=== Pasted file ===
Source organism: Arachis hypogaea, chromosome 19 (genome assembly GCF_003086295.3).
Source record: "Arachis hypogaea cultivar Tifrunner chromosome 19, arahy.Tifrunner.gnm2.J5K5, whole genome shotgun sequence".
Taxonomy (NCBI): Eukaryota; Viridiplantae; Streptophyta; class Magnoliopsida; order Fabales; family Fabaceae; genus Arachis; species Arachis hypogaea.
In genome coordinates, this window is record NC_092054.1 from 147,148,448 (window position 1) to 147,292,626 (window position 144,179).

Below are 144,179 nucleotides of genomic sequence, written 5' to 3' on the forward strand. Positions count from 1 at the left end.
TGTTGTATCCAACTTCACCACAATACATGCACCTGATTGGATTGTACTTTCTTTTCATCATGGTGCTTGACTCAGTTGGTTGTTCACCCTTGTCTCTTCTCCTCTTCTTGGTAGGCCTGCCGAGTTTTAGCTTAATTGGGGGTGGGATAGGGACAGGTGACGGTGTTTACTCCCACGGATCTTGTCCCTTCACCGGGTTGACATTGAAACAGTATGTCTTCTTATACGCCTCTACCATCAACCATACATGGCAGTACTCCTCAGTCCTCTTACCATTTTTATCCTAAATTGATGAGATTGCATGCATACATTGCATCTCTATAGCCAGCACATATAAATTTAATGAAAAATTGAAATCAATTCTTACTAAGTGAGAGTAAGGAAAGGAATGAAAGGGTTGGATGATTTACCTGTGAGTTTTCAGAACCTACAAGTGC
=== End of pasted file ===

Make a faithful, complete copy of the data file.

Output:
Source organism: Arachis hypogaea, chromosome 19 (genome assembly GCF_003086295.3).
Source record: "Arachis hypogaea cultivar Tifrunner chromosome 19, arahy.Tifrunner.gnm2.J5K5, whole genome shotgun sequence".
Taxonomy (NCBI): Eukaryota; Viridiplantae; Streptophyta; class Magnoliopsida; order Fabales; family Fabaceae; genus Arachis; species Arachis hypogaea.
In genome coordinates, this window is record NC_092054.1 from 147,148,448 (window position 1) to 147,292,626 (window position 144,179).

Below are 144,179 nucleotides of genomic sequence, written 5' to 3' on the forward strand. Positions count from 1 at the left end.
TGTTGTATCCAACTTCACCACAATACATGCACCTGATTGGATTGTACTTTCTTTTCATCATGGTGCTTGACTCAGTTGGTTGTTCACCCTTGTCTCTTCTCCTCTTCTTGGTAGGCCTGCCGAGTTTTAGCTTAATTGGGGGTGGGATAGGGACAGGTGACGGTGTTTACTCCCACGGATCTTGTCCCTTCACCGGGTTGACATTGAAACAGTATGTCTTCTTATACGCCTCTACCATCAACCATACATGGCAGTACTCCTCAGTCCTCTTACCATTTTTATCCTAAATTGATGAGATTGCATGCATACATTGCATCTCTATAGCCAGCACATATAAATTTAATGAAAAATTGAAATCAATTCTTACTAAGTGAGAGTAAGGAAAGGAATGAAAGGGTTGGATGATTTACCTGTGAGTTTTCAGAACCTACAAGTGC